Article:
Residents Balk At Plan To Split Highland

Council Gets Few Knocks On Its Redistricting Map

October 23, 1991|By James M. Coram | James M. Coram,Staff writer

Judging from comments of 13 people who had to waited until after midnight Monday to testify on the County Council's redistricting proposal, the council map will undergo only minor adjustments.

The council is likely to keep all of Highland in the 5th District rather than split it in two as now proposed.

Other suggested changes -- keeping Columbia villages whole and making minority voting strength a primary objective -- will probably not be fully incorporated.

No Republicans testified against the council proposal at the public hearing.

Republican Central Committee member Allan H. Kittleman was supposed to speak on behalf of the central committee, but left before being called to testify. The redistricting hearing ended at 1:19 a.m.

Neither Kittleman nor GOP central committee chairman Carol Arscot could be reached yesterday to comment on the proposal. Republican County Executive Charles I. Ecker, had said earlier he would veto the proposal unless it is modified.

Most of those who testified early yesterday morning said they hoped Ecker would not challenge the council's proposal.

Anita Iribe, presidentof the League of Women Voters, said she thought the council had done"an excellent job, except for one flaw" -- splitting Highland. Highland is older than the county itself and has been well-defined for more than 100 years, she said.

Highland activist John W. Taylor suggested the council could solve the Highland problem by moving only 315 people back into the 5th District. Such a change would not throw the other districts out of balance, he said.

Scot Hoeksema, chairman of the county coalition of community associations, said he too wants Highland kept whole in an otherwise "most acceptable" redistricting plan.

Sherman Howell, spokesman for a group called Citizens for Equitable Districting, told the council that his organization's map -- submitted to the council Sept. 16 -- would offer "greater expanded opportunity for black an other minority participation" than the council map.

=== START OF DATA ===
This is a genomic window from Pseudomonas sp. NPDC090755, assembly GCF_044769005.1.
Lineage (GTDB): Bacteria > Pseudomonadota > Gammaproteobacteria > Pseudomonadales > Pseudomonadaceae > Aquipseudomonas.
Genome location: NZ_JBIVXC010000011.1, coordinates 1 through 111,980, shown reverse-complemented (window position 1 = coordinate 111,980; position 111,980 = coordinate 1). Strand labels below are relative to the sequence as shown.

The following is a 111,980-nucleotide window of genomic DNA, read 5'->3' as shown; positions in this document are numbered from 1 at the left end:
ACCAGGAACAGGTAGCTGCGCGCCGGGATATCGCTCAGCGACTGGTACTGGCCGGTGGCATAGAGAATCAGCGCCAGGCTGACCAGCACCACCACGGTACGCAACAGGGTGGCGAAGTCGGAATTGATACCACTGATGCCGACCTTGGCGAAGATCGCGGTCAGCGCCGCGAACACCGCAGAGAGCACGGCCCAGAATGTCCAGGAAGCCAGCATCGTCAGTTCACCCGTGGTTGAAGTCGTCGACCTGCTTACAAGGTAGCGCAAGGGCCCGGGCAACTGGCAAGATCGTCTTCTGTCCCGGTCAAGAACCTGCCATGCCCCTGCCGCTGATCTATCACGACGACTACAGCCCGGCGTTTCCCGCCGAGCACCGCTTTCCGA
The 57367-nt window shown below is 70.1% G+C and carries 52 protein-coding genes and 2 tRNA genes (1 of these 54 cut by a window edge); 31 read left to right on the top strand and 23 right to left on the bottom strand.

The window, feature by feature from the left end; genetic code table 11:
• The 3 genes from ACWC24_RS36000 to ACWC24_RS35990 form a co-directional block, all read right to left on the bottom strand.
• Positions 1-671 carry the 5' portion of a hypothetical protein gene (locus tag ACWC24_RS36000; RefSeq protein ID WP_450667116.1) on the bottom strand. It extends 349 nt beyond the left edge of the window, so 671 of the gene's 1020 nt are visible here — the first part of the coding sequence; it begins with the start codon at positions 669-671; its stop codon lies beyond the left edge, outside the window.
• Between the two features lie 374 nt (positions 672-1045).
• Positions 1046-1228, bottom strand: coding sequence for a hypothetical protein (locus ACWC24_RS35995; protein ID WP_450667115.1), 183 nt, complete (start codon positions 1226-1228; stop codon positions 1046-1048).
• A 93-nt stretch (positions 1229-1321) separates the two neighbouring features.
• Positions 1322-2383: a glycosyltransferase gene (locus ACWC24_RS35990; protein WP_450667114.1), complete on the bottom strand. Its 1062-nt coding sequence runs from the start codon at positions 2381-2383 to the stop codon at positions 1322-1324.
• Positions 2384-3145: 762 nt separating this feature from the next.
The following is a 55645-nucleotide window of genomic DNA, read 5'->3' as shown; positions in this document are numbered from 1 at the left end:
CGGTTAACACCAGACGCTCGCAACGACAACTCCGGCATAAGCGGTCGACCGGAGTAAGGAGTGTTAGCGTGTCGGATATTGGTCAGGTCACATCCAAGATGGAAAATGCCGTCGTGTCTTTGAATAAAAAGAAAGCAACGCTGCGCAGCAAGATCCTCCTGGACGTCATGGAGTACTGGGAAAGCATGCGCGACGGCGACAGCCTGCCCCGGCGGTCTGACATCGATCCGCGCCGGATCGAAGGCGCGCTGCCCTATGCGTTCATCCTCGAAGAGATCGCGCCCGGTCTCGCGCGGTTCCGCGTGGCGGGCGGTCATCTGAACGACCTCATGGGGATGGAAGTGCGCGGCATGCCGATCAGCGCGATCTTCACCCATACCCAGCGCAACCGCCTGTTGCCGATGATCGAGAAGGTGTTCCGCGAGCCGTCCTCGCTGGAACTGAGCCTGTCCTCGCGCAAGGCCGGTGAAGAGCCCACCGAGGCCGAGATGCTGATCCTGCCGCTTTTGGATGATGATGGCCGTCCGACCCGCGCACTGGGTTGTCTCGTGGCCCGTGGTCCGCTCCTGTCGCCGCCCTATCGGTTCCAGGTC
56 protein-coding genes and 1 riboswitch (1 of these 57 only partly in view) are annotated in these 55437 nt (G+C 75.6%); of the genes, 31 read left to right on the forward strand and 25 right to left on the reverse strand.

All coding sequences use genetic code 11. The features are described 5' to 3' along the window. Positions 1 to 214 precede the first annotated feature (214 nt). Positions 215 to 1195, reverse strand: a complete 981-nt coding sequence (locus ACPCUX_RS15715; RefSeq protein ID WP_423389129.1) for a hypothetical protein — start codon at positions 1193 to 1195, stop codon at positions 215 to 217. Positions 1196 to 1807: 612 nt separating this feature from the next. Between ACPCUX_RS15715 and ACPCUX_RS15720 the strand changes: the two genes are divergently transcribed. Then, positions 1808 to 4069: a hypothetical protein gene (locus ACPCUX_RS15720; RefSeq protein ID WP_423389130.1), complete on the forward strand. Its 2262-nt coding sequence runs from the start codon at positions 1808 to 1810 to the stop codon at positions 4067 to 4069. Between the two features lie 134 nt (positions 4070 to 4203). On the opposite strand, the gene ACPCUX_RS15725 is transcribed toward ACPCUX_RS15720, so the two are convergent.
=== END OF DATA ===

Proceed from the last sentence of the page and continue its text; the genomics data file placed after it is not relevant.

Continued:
Howell provided the council an analysis of past voting resultsfor black candidates who ran for a county office. "The point is, we don't have the numbers," Howell said. "We have to establish coalitions."

Columbia Association representatives Charles Acquard and Michael Deets said that while they did not expect the council to adopt theColumbia Association map, they did expect the council to "incorporate the better aspects" of a plan which acknowledges Columbia as "the political and economic center of the county."

County Council memberCharles C. Feaga, R-5th, argued that Columbia is getting too much representation -- three seats -- under the council proposal.

Feaga asked Democratic Forum representative James Kraft whether he thought it might be possible to table the council proposal until an acceptablecompromise could be worked out.

Kraft said that "while there is not a big deadline on this," he would hate to see the council reach animpasse like the one that had stalled congressional redistricting inthe General Assembly. By law, the council must redraw district linesby next March to reflect population changes recorded in the 1990 Census. The council will hold a redistricting work session Monday and plans to vote Nov. 4 on a final proposal.

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